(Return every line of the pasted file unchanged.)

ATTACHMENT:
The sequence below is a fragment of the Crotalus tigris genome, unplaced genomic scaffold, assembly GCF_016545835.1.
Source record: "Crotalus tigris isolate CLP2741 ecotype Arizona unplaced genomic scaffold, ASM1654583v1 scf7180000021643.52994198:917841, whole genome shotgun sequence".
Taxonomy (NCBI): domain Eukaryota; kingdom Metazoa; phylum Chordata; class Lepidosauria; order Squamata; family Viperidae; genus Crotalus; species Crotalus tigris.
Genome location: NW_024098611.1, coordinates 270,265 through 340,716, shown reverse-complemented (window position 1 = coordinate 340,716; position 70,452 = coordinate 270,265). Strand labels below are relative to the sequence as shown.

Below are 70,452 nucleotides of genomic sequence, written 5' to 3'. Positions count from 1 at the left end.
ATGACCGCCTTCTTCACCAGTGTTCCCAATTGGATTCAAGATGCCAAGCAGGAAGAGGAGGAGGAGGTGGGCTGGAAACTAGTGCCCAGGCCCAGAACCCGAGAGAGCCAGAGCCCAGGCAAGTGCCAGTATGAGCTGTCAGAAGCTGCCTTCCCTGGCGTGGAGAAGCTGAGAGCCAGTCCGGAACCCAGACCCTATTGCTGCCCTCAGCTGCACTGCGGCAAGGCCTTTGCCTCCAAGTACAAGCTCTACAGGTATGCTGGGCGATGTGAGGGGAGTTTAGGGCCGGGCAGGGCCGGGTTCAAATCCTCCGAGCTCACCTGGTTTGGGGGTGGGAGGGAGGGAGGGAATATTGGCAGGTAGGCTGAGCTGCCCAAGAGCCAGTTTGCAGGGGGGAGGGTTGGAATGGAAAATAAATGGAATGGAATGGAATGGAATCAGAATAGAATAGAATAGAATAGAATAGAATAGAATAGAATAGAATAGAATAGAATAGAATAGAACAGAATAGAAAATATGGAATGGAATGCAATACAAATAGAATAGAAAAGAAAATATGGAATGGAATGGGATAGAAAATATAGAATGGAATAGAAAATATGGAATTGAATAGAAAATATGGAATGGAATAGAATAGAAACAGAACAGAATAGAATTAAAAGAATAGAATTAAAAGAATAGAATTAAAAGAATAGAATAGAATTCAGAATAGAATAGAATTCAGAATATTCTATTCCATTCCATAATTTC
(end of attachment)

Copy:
The sequence below is a fragment of the Crotalus tigris genome, unplaced genomic scaffold, assembly GCF_016545835.1.
Source record: "Crotalus tigris isolate CLP2741 ecotype Arizona unplaced genomic scaffold, ASM1654583v1 scf7180000021643.52994198:917841, whole genome shotgun sequence".
Taxonomy (NCBI): domain Eukaryota; kingdom Metazoa; phylum Chordata; class Lepidosauria; order Squamata; family Viperidae; genus Crotalus; species Crotalus tigris.
Genome location: NW_024098611.1, coordinates 270,265 through 340,716, shown reverse-complemented (window position 1 = coordinate 340,716; position 70,452 = coordinate 270,265). Strand labels below are relative to the sequence as shown.

Below are 70,452 nucleotides of genomic sequence, written 5' to 3'. Positions count from 1 at the left end.
ATGACCGCCTTCTTCACCAGTGTTCCCAATTGGATTCAAGATGCCAAGCAGGAAGAGGAGGAGGAGGTGGGCTGGAAACTAGTGCCCAGGCCCAGAACCCGAGAGAGCCAGAGCCCAGGCAAGTGCCAGTATGAGCTGTCAGAAGCTGCCTTCCCTGGCGTGGAGAAGCTGAGAGCCAGTCCGGAACCCAGACCCTATTGCTGCCCTCAGCTGCACTGCGGCAAGGCCTTTGCCTCCAAGTACAAGCTCTACAGGTATGCTGGGCGATGTGAGGGGAGTTTAGGGCCGGGCAGGGCCGGGTTCAAATCCTCCGAGCTCACCTGGTTTGGGGGTGGGAGGGAGGGAGGGAATATTGGCAGGTAGGCTGAGCTGCCCAAGAGCCAGTTTGCAGGGGGGAGGGTTGGAATGGAAAATAAATGGAATGGAATGGAATGGAATCAGAATAGAATAGAATAGAATAGAATAGAATAGAATAGAATAGAATAGAATAGAATAGAATAGAACAGAATAGAAAATATGGAATGGAATGCAATACAAATAGAATAGAAAAGAAAATATGGAATGGAATGGGATAGAAAATATAGAATGGAATAGAAAATATGGAATTGAATAGAAAATATGGAATGGAATAGAATAGAAACAGAACAGAATAGAATTAAAAGAATAGAATTAAAAGAATAGAATTAAAAGAATAGAATAGAATTCAGAATAGAATAGAATTCAGAATATTCTATTCCATTCCATAATTTC